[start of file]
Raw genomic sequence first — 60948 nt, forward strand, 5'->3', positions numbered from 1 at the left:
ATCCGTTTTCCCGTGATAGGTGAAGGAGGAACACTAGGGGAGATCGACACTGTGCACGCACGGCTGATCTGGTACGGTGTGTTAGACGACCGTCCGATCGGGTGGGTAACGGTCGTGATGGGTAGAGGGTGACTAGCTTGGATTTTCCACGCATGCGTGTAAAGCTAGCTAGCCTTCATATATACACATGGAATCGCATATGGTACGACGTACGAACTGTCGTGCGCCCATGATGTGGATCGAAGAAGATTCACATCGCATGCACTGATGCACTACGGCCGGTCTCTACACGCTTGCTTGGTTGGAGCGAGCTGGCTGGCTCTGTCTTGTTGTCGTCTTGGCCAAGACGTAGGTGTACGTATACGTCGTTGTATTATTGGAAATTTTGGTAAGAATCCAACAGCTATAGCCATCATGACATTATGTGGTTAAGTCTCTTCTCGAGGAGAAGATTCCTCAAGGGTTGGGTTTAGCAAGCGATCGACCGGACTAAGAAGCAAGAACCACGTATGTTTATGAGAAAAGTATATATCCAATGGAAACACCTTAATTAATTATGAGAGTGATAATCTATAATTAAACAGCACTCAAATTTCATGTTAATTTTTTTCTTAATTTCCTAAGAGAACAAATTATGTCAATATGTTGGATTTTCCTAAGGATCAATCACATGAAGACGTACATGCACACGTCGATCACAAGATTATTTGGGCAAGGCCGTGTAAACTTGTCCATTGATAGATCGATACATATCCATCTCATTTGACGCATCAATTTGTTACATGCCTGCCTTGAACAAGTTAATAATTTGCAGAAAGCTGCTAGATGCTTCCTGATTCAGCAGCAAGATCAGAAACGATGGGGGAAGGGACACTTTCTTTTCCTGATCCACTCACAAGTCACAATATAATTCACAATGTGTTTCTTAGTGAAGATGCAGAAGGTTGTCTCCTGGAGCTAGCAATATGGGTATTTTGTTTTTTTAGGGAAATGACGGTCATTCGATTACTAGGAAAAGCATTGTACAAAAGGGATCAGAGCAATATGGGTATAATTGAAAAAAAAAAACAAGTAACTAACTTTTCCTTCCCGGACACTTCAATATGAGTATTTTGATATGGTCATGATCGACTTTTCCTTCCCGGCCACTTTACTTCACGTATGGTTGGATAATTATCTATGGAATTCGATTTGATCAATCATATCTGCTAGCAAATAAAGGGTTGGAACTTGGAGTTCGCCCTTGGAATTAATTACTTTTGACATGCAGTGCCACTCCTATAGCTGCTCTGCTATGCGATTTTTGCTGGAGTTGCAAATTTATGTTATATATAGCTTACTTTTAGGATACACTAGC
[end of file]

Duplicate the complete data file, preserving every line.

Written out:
Raw genomic sequence first — 60948 nt, forward strand, 5'->3', positions numbered from 1 at the left:
ATCCGTTTTCCCGTGATAGGTGAAGGAGGAACACTAGGGGAGATCGACACTGTGCACGCACGGCTGATCTGGTACGGTGTGTTAGACGACCGTCCGATCGGGTGGGTAACGGTCGTGATGGGTAGAGGGTGACTAGCTTGGATTTTCCACGCATGCGTGTAAAGCTAGCTAGCCTTCATATATACACATGGAATCGCATATGGTACGACGTACGAACTGTCGTGCGCCCATGATGTGGATCGAAGAAGATTCACATCGCATGCACTGATGCACTACGGCCGGTCTCTACACGCTTGCTTGGTTGGAGCGAGCTGGCTGGCTCTGTCTTGTTGTCGTCTTGGCCAAGACGTAGGTGTACGTATACGTCGTTGTATTATTGGAAATTTTGGTAAGAATCCAACAGCTATAGCCATCATGACATTATGTGGTTAAGTCTCTTCTCGAGGAGAAGATTCCTCAAGGGTTGGGTTTAGCAAGCGATCGACCGGACTAAGAAGCAAGAACCACGTATGTTTATGAGAAAAGTATATATCCAATGGAAACACCTTAATTAATTATGAGAGTGATAATCTATAATTAAACAGCACTCAAATTTCATGTTAATTTTTTTCTTAATTTCCTAAGAGAACAAATTATGTCAATATGTTGGATTTTCCTAAGGATCAATCACATGAAGACGTACATGCACACGTCGATCACAAGATTATTTGGGCAAGGCCGTGTAAACTTGTCCATTGATAGATCGATACATATCCATCTCATTTGACGCATCAATTTGTTACATGCCTGCCTTGAACAAGTTAATAATTTGCAGAAAGCTGCTAGATGCTTCCTGATTCAGCAGCAAGATCAGAAACGATGGGGGAAGGGACACTTTCTTTTCCTGATCCACTCACAAGTCACAATATAATTCACAATGTGTTTCTTAGTGAAGATGCAGAAGGTTGTCTCCTGGAGCTAGCAATATGGGTATTTTGTTTTTTTAGGGAAATGACGGTCATTCGATTACTAGGAAAAGCATTGTACAAAAGGGATCAGAGCAATATGGGTATAATTGAAAAAAAAAAACAAGTAACTAACTTTTCCTTCCCGGACACTTCAATATGAGTATTTTGATATGGTCATGATCGACTTTTCCTTCCCGGCCACTTTACTTCACGTATGGTTGGATAATTATCTATGGAATTCGATTTGATCAATCATATCTGCTAGCAAATAAAGGGTTGGAACTTGGAGTTCGCCCTTGGAATTAATTACTTTTGACATGCAGTGCCACTCCTATAGCTGCTCTGCTATGCGATTTTTGCTGGAGTTGCAAATTTATGTTATATATAGCTTACTTTTAGGATACACTAGC